In early June, about ten thousand conservatives gathered in Fort Worth for the Republican Party of Texas’s biennial convention. Officially, the purpose of the gathering was party business, such as recognizing the candidates for this year’s general elections and updating the party’s platform. Informally, the convention offered anyone who was curious a chance to check in with the base—to ask a statewide cross-section of the party’s leaders, and its most ardent supporters, to elaborate on their current preoccupations and their preferences for the future direction of Texas. Even a casual observer could see that the delegates weren’t perfectly representative of the state; as a group, they were far older, whiter, and more likely to wear patriotic button-downs than any random sample of Texans could possibly be. Still, as devoted supporters of the Republican party in the most important red state in the country, they could reasonably be considered ambassadors for their causes, for their party, and for Texas.

A similar exercise had been staged earlier this year, with the Republican primaries and runoffs, but the results had been ambiguous. Tea party types crowed over their victories in several high-profile and hotly contested races, and rightly so. It is clear that the Senate, at least, will have a more conservative cast when the Legislature convenes, in January 2015. And it will likely be led by Lieutenant Governor Dan Patrick, the state senator who won the nomination after a scorched-earth campaign about conservative credentials that would have been more plausible if the incumbent in question had been Nancy Pelosi rather than David Dewhurst. The next attorney general is likely to be state senator Ken Paxton, whose strongest selling point is his pseudo-endorsement from Ted Cruz.

At the same time, a number of establishment Republicans prevailed over primary challengers. John Cornyn, who had inexplicably been labeled a liberal, is set to return to the U.S. Senate. Joe Straus, a perennial target of certain conservative activists, easily swatted away his opponent and will have no problem being reelected as speaker of the Texas House. The infighting wouldn’t have been so ominous for Republicans if it had reflected a lively contest of ideas. By the end of the convention, though, it was clear that too many ideas is the least of the party’s problems.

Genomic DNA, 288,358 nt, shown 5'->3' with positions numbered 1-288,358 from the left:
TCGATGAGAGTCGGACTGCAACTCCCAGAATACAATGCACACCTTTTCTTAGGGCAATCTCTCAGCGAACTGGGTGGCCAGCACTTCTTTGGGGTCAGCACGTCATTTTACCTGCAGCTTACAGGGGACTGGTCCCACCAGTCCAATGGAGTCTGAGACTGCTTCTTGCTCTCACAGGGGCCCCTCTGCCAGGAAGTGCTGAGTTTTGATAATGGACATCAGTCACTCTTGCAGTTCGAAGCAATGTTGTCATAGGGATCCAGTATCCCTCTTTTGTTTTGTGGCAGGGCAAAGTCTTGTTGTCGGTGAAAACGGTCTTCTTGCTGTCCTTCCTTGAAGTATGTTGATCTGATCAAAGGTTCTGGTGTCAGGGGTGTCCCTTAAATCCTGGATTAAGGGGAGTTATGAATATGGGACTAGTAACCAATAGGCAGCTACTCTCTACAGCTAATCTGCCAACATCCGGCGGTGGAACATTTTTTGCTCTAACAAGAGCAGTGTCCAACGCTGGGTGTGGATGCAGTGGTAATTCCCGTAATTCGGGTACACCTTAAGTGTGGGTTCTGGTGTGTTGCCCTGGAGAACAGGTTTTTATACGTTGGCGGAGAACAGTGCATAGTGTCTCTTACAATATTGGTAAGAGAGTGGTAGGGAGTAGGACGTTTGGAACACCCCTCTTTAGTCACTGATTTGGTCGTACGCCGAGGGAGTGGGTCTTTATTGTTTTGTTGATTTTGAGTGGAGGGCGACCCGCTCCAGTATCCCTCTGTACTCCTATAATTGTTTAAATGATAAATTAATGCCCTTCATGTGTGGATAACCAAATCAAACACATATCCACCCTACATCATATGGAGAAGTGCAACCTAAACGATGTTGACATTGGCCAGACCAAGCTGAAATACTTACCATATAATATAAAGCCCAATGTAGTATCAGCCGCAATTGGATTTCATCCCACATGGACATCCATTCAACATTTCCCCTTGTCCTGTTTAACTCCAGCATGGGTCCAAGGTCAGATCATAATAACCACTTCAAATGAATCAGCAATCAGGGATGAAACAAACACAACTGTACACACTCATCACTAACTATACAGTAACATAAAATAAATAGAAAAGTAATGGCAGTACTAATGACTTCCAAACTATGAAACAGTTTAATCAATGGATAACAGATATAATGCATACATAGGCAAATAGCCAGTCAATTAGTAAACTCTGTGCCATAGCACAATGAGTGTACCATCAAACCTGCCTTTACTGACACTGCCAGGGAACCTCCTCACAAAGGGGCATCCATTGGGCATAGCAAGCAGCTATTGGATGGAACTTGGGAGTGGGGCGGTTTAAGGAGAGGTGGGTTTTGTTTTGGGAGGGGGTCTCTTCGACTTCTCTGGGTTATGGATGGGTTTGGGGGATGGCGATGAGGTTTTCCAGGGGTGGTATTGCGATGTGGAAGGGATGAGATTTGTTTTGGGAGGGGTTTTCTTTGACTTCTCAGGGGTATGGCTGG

“Texas proudly ranks number one in the nation for job creation,” said Attorney General Greg Abbott as he accepted the party’s gubernatorial nomination. “We’re number one for energy. We’re number one for exports, for farms.” All of that is true, and it helps explain why Republicans are in such a strong position. “The time has come for Texas to set its sights on another number one,” Abbott continued. “Texas should be number one in the nation for educating our children.”

It was a worthy thing to say. With more than five million children enrolled in public schools, the strength of our public education system should be a top priority for all Texans. Under the circumstances, though, the statement was so benign that it almost seemed defiant. As attorney general, Abbott has effectively been a professional antagonist for more than a decade. “I go into the office, I sue the federal government, and I go home” is how he often summarizes his job. By saying that he wants Texas to have good schools, Abbott was indicating that he thinks government is good for something other than target practice. He was implying that as governor, he would support policies that benefit the state as a whole, rather than simply catering to the whims of the donors, lobbyists, and activists who play such an outsized role in Republican primaries—some of whom apparently want to abolish public schools outright.